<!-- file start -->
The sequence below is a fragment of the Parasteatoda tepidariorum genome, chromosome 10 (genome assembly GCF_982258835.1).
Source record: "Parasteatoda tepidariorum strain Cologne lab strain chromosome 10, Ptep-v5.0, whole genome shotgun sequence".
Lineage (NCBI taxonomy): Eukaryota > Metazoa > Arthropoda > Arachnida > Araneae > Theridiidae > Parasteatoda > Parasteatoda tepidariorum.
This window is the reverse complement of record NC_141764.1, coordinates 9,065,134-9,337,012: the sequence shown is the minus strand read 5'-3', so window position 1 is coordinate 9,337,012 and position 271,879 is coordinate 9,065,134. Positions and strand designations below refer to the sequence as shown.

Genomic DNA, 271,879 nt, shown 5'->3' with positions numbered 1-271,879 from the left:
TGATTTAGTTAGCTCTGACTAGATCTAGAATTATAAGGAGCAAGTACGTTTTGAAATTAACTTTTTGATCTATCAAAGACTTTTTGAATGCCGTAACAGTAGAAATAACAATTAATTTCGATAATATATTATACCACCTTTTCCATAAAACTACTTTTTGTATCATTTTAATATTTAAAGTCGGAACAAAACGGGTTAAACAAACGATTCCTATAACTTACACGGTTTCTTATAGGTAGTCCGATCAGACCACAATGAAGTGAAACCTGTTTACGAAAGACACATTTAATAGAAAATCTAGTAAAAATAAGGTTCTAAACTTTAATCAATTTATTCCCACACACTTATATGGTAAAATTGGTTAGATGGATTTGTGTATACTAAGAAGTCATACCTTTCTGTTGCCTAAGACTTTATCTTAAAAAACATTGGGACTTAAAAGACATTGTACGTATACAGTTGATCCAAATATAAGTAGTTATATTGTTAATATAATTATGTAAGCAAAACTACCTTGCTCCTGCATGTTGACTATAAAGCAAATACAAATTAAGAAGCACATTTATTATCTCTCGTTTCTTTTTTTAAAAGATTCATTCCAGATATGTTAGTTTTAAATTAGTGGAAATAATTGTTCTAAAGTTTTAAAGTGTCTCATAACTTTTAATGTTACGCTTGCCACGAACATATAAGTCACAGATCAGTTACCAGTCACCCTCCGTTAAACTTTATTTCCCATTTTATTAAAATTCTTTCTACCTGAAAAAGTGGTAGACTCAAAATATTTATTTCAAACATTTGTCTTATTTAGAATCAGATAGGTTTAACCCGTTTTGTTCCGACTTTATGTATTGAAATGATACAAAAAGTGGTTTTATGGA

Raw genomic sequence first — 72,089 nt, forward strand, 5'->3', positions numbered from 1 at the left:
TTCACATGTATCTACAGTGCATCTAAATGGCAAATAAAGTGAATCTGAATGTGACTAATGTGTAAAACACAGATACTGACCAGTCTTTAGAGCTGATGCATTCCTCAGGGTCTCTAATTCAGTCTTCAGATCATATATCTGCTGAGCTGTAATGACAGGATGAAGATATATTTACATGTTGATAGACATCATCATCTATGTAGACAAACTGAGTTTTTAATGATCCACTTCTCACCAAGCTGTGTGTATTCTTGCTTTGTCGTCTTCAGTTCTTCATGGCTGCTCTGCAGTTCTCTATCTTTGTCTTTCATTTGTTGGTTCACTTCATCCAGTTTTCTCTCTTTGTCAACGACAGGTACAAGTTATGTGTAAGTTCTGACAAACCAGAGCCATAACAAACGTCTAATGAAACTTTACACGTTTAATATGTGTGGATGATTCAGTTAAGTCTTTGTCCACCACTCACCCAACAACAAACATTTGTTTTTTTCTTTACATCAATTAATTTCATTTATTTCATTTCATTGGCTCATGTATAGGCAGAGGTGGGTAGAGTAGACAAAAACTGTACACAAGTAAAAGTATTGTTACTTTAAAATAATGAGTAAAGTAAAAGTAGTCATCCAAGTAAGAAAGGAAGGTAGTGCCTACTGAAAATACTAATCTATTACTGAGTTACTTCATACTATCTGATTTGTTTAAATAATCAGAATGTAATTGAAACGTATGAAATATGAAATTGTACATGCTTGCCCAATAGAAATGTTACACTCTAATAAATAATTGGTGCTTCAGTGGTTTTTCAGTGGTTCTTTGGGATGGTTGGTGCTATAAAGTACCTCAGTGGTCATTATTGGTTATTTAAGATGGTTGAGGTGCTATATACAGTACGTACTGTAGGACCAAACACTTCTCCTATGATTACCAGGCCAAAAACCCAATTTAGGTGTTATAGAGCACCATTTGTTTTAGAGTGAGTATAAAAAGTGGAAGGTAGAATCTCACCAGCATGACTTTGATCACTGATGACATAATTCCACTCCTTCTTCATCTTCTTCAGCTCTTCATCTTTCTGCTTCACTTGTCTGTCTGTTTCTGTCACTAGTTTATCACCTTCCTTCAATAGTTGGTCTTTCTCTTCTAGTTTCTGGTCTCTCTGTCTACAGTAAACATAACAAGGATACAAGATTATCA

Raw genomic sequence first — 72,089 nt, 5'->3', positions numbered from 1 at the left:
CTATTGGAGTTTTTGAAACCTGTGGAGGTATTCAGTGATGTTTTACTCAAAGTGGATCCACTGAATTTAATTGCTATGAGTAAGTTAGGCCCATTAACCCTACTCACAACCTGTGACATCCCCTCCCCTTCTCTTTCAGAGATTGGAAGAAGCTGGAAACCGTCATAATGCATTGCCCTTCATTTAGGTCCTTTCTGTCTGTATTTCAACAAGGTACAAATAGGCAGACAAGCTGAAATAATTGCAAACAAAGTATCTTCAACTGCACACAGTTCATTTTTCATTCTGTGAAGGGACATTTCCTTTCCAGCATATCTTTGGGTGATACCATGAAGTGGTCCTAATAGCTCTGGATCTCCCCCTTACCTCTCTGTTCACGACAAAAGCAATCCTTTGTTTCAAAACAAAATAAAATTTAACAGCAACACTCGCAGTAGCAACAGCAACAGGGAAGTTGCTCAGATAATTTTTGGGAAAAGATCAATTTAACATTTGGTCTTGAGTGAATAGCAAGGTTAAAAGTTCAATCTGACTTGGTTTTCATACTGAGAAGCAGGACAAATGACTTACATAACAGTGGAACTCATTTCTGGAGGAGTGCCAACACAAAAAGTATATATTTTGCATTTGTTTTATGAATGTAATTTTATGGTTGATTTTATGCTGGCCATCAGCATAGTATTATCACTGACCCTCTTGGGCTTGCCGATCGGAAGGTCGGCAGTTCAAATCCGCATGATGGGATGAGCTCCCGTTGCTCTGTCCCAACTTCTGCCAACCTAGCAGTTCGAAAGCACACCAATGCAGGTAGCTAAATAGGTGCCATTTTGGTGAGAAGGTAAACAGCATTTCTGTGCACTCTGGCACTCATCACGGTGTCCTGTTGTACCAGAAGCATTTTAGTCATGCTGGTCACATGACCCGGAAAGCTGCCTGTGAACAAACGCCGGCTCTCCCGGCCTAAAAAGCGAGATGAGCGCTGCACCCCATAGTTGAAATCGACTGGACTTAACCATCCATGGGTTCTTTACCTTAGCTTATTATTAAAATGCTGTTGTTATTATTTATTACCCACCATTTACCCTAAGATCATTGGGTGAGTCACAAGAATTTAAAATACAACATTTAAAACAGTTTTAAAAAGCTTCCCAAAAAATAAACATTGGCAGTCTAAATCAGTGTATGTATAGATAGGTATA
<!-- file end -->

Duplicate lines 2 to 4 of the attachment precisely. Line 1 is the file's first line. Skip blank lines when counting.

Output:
Source record: "Parasteatoda tepidariorum strain Cologne lab strain chromosome 10, Ptep-v5.0, whole genome shotgun sequence".
Lineage (NCBI taxonomy): Eukaryota > Metazoa > Arthropoda > Arachnida > Araneae > Theridiidae > Parasteatoda > Parasteatoda tepidariorum.
This window is the reverse complement of record NC_141764.1, coordinates 9,065,134-9,337,012: the sequence shown is the minus strand read 5'-3', so window position 1 is coordinate 9,337,012 and position 271,879 is coordinate 9,065,134. Positions and strand designations below refer to the sequence as shown.